Writing for Atlantic Coast Fishery News was truly an eye opening experience. It was creatively challenging and drew on the breadth of my academic skills. I contributed a few different pieces to the newspaper every month. My primary responsibilities were reporting on changes in commercial fishing law across the Atlantic in the Monthly Regulatory Updates section and on relevant news from conservation and fishing organizations. The true challenge in this piece was trying to be objective on matters concerning environmental damage. This section alone familiarized me with the structure and workings of Fisheries Councils, and exposed me to a variety of management methods and efforts. Researching the histories of the Fishery Management Plans strengthened my understanding of how the rules develop and how they might evolve in the future.
I also contributed a piece called Landings each month. Writing this piece made me more familiar with Catch Reports, reports that estimate how many of each species of fish are caught. I developed this piece over time to be about a single species with significant regulatory changes or oversights occurring, and potentially attributing over/underfishing to these issues.
My best day with the internship landed me in Gloucester, Massachusetts, interviewing fishermen. I had written a report about the Catch Share program and groundfish, explaining the theory behind it as taught to Environmental and Natural Resource Economics students. I was met with criticism from a number of industry workers, one of whom asked to talk more. I agreed, and there I was sharing chowder with a couple of men with more years on the water each than I had been alive. I was sympathetic to their plight and their arguments against the program. That day I realized two things about the industry. First, it was unforgiving and thankless to its workers at sea. Second, those that administered the law were often in violation of it while doing so. Catch Shares had fallen short of Magnuson-Stevens National Standard 8, which aims to protect fishing communities from “adverse economic impacts” among other language. I had been for Catch Shares 100% up until that point based on the theory behind it, but now I see flaws in the administration of the program.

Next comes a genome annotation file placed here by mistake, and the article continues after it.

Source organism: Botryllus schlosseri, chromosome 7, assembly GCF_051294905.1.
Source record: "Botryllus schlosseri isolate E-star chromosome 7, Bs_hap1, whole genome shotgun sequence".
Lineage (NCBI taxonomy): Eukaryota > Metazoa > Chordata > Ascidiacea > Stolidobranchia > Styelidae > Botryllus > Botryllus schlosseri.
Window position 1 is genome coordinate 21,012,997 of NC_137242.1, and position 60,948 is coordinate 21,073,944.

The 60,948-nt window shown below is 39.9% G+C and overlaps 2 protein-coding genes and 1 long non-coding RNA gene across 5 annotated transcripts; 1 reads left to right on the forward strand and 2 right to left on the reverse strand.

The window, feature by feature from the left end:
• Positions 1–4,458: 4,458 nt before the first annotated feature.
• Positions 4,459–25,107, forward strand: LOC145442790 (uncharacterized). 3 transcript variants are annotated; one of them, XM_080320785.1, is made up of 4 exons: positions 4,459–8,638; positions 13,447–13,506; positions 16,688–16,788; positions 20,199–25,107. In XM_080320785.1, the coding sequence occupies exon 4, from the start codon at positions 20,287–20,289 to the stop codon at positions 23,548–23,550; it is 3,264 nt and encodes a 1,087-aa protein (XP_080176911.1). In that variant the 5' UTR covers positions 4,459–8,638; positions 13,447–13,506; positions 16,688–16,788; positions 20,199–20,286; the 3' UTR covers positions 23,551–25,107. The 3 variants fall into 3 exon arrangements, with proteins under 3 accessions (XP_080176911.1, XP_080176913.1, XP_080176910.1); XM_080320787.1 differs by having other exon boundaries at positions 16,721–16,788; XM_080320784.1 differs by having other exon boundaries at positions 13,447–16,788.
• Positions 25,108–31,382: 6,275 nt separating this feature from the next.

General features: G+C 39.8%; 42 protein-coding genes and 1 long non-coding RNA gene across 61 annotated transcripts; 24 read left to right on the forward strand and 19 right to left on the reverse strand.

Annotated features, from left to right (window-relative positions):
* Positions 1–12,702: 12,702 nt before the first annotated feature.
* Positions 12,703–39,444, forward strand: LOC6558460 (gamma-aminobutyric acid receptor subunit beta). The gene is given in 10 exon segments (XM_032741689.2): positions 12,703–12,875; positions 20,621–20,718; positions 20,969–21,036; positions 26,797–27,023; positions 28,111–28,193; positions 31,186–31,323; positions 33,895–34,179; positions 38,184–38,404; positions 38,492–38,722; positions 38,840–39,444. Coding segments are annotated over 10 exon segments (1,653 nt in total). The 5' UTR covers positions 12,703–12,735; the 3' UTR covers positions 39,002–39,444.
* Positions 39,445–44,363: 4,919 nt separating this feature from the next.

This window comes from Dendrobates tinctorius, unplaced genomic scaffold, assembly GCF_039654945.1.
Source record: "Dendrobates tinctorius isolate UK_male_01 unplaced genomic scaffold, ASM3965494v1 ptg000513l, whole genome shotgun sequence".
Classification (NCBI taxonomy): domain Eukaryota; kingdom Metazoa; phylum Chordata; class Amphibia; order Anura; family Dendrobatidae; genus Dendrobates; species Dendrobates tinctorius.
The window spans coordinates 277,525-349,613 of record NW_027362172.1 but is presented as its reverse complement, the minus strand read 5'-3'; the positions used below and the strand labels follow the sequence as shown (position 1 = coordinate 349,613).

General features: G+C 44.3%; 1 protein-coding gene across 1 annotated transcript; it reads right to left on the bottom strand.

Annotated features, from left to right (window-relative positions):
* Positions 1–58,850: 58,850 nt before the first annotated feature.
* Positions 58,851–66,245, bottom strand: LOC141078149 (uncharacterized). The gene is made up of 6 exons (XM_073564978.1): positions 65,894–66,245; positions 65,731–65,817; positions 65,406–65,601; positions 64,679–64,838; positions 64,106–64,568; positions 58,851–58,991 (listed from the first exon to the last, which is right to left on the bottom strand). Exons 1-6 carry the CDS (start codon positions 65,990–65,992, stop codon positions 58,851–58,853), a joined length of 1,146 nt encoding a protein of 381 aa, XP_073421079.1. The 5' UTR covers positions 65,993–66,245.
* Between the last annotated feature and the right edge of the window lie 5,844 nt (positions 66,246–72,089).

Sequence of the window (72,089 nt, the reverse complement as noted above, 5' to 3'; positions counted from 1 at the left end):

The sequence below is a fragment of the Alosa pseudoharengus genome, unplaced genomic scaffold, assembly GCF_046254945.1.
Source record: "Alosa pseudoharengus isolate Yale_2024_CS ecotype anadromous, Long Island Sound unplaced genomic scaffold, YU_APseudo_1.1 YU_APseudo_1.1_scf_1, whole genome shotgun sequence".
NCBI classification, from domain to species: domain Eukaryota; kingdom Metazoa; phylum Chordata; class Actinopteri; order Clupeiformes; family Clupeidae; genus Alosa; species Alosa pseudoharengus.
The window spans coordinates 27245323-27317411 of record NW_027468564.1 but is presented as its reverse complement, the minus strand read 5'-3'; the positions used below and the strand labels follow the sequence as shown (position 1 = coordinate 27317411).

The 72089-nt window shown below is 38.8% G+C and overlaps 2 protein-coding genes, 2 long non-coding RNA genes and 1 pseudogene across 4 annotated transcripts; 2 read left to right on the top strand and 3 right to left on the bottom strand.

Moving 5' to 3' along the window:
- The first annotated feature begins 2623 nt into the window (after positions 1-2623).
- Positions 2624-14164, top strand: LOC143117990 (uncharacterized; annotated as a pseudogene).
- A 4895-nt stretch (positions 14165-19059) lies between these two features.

Science communication is a difficult but rewarding discipline. I would like to think that my writing reached someone, and taught someone something previously unknown. I gained more than just factual knowledge; I learned to integrate the knowledge I had gained throughout my somewhat unconventional undergraduate years.
by Evan Connolly ’14
Environmental and Natural Resource Economics Major
May 10th, 2014